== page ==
Circulating Cell Free DNA and DNA Double-Strand Breakage in Alzheimer’s Disease


Alzheimer’s disease (AD) is an age-related neurodegenerative disease that is characterized by memory loss and multiple cognitive impairments. AD is pathologically characterized by age-dependent accumulation of amyloid-β protein and the phosphorylation of tau protein in the brains of patients with AD. Clinically, manifestations of AD include cognitive decline, dementia, alterations of high-order brain functions, and movement disorders. Double-stranded DNA breaks are a lethal form of DNA damage and are typically repaired via non-homologous end joining and homologous recombination. However, in AD brain, repair mechanism is disrupted, leading to a cascade of events, cognitive dysfunction, organ failure and reduced lifespan. Increased circulating cell-free DNA in the blood, cerebrospinal fluid, and urine in patients with AD, can be used as early detectable biomarkers for AD. The purpose of our article is to explore the potential uses of cell-free DNA and double-stranded DNA breaks as prognostic markers for AD and examine the recent research on the application of these markers in studies.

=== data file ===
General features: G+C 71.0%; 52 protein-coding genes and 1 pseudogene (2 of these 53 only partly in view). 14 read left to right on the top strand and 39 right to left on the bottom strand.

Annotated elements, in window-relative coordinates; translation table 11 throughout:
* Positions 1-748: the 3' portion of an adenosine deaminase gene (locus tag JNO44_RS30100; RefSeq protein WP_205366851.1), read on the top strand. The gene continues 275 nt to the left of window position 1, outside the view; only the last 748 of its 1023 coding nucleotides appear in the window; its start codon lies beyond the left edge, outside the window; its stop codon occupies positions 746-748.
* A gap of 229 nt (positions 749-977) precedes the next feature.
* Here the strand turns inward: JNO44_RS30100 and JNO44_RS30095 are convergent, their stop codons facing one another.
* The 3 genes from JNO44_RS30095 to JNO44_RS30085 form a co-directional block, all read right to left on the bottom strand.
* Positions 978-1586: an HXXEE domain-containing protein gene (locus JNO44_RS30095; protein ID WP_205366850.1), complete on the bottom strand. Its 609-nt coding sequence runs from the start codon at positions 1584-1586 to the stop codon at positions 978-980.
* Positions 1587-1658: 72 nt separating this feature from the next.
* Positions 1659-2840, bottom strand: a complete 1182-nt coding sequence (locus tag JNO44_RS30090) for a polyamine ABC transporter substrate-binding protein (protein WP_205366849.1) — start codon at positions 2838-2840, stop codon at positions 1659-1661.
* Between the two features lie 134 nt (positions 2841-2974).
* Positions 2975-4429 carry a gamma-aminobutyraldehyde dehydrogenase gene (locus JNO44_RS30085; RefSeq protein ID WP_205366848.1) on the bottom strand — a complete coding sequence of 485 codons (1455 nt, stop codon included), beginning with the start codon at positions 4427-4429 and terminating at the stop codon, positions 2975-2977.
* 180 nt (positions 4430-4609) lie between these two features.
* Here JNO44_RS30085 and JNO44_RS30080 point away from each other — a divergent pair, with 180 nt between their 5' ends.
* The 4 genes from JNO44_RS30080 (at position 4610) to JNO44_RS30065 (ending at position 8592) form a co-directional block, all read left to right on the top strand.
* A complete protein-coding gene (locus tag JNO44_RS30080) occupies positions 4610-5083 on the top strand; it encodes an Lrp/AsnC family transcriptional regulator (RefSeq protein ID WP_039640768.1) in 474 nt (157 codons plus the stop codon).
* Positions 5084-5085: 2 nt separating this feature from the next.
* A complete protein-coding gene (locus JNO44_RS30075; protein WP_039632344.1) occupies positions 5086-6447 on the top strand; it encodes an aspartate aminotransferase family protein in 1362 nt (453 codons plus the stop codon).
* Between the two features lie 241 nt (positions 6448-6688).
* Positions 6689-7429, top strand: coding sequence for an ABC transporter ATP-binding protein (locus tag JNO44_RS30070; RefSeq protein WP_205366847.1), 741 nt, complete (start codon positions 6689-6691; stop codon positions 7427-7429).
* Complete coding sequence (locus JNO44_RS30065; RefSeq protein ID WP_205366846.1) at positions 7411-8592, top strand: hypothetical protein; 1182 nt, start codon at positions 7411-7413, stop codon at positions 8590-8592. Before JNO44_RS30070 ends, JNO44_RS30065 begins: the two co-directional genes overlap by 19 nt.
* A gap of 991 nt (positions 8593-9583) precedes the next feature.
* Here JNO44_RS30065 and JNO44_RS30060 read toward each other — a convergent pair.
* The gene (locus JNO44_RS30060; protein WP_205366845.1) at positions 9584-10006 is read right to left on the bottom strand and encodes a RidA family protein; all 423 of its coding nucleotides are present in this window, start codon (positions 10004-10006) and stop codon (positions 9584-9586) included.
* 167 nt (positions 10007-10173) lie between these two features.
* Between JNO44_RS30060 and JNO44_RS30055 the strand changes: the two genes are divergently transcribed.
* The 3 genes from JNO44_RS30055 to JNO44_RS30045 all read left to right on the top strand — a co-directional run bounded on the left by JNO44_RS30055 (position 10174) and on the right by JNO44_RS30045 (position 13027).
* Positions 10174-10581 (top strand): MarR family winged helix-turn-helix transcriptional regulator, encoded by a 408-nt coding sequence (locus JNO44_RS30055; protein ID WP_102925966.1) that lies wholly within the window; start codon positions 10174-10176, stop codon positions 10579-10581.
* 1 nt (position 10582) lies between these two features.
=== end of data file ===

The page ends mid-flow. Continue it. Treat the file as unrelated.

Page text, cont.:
© 2024 – The authors. Published by IOS Press. cc-by-nc


Alzheimer’s disease, cell-free DNA, dementia, double-stranded DNA breaks


Nguyen, M., Wood, C., Rios, A., Salter, Z., & Reddy, P.H.. 2024. Circulating Cell Free DNA and DNA Double-Strand Breakage in Alzheimer’s Disease. Journal of Alzheimer's Disease Reports, 8(1).